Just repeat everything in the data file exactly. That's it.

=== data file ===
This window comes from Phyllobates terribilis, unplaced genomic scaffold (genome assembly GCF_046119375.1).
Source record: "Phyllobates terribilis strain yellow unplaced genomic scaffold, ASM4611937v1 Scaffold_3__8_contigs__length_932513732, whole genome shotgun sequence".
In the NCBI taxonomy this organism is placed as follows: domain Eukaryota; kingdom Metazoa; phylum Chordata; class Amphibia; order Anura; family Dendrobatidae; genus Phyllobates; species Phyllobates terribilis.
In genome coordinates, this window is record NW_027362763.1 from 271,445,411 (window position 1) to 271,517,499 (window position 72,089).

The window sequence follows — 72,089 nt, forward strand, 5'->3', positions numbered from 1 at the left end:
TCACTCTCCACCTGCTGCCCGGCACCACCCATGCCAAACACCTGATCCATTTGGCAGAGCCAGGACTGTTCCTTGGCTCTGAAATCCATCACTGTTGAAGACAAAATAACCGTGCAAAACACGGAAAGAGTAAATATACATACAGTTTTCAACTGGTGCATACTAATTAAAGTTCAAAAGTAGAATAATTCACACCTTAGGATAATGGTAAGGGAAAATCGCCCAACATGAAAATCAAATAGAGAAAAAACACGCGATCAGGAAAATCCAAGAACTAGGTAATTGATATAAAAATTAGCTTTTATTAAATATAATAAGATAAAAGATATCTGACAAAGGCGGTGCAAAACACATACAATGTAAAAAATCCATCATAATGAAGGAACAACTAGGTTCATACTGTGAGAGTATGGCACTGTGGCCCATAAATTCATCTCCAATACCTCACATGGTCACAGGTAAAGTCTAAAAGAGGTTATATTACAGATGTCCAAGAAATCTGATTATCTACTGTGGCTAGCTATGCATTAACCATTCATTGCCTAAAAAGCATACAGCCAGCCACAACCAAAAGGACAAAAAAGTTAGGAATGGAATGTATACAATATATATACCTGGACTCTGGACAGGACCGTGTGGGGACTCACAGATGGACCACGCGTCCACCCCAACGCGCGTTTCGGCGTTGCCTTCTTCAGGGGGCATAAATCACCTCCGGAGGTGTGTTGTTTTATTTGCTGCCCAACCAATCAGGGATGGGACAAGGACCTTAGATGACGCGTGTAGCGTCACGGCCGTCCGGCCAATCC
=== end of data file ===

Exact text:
This window comes from Phyllobates terribilis, unplaced genomic scaffold (genome assembly GCF_046119375.1).
Source record: "Phyllobates terribilis strain yellow unplaced genomic scaffold, ASM4611937v1 Scaffold_3__8_contigs__length_932513732, whole genome shotgun sequence".
In the NCBI taxonomy this organism is placed as follows: domain Eukaryota; kingdom Metazoa; phylum Chordata; class Amphibia; order Anura; family Dendrobatidae; genus Phyllobates; species Phyllobates terribilis.
In genome coordinates, this window is record NW_027362763.1 from 271,445,411 (window position 1) to 271,517,499 (window position 72,089).

The window sequence follows — 72,089 nt, forward strand, 5'->3', positions numbered from 1 at the left end:
TCACTCTCCACCTGCTGCCCGGCACCACCCATGCCAAACACCTGATCCATTTGGCAGAGCCAGGACTGTTCCTTGGCTCTGAAATCCATCACTGTTGAAGACAAAATAACCGTGCAAAACACGGAAAGAGTAAATATACATACAGTTTTCAACTGGTGCATACTAATTAAAGTTCAAAAGTAGAATAATTCACACCTTAGGATAATGGTAAGGGAAAATCGCCCAACATGAAAATCAAATAGAGAAAAAACACGCGATCAGGAAAATCCAAGAACTAGGTAATTGATATAAAAATTAGCTTTTATTAAATATAATAAGATAAAAGATATCTGACAAAGGCGGTGCAAAACACATACAATGTAAAAAATCCATCATAATGAAGGAACAACTAGGTTCATACTGTGAGAGTATGGCACTGTGGCCCATAAATTCATCTCCAATACCTCACATGGTCACAGGTAAAGTCTAAAAGAGGTTATATTACAGATGTCCAAGAAATCTGATTATCTACTGTGGCTAGCTATGCATTAACCATTCATTGCCTAAAAAGCATACAGCCAGCCACAACCAAAAGGACAAAAAAGTTAGGAATGGAATGTATACAATATATATACCTGGACTCTGGACAGGACCGTGTGGGGACTCACAGATGGACCACGCGTCCACCCCAACGCGCGTTTCGGCGTTGCCTTCTTCAGGGGGCATAAATCACCTCCGGAGGTGTGTTGTTTTATTTGCTGCCCAACCAATCAGGGATGGGACAAGGACCTTAGATGACGCGTGTAGCGTCACGGCCGTCCGGCCAATCC